Sunday, September 28, 2008

Synthetic Mineral Fibers - Fiberglass Hazards

As per OSHA - Synthetic mineral fibers are fibrous inorganic substances made primarily from rock, clay, slag, or glass. These fibers are classified into three general groups: fiberglass (glasswool and glass filament), mineral wool (rockwool and slagwool), and refractory ceramic fibers (RCF). There are more than 225,000 workers in the US exposed to synthetic mineral fibers in manufacturing and end-use applications.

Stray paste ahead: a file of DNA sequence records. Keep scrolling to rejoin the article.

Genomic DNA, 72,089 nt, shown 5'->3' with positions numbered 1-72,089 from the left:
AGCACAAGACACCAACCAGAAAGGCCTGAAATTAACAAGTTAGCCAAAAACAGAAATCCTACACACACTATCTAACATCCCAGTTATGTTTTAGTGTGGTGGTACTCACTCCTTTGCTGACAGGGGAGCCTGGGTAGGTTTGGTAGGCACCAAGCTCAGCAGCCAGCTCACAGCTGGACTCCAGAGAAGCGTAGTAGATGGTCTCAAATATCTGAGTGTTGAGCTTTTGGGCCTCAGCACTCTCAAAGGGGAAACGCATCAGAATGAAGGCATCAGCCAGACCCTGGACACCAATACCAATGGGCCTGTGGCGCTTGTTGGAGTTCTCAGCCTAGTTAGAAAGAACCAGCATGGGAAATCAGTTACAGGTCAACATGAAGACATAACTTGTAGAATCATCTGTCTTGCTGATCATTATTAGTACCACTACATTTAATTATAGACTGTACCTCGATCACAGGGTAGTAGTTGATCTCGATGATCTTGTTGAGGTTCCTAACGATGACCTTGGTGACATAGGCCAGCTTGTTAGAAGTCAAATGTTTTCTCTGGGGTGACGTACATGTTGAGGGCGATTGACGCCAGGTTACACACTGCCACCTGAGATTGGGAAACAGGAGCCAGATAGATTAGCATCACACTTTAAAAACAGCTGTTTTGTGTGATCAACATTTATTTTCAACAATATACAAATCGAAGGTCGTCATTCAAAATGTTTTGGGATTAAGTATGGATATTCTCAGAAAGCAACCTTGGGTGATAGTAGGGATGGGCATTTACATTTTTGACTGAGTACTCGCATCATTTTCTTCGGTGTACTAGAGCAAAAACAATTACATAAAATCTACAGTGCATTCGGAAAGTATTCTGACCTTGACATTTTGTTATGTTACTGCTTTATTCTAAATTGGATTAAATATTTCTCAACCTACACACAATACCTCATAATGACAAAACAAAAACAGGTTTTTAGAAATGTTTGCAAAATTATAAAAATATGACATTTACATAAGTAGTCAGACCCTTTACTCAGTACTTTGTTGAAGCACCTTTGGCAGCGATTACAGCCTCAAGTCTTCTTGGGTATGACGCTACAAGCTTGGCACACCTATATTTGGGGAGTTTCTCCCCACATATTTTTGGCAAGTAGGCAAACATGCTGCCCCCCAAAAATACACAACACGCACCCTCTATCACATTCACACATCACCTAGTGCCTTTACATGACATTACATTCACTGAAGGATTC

There is insufficient evidence that synthetic mineral fibers cause respiratory disease in humans. Results from animal experiments have led to conservative classifications of certain synthetic mineral fibers as possible human carcinogens. Specifically, insulation glass wool, continuous glass filament, rock (stone) wool, and slag wool are not classifiable as to their carcinogenicity to humans. The following resources aid in recognizing synthetic mineral fiber hazards in the workplace.

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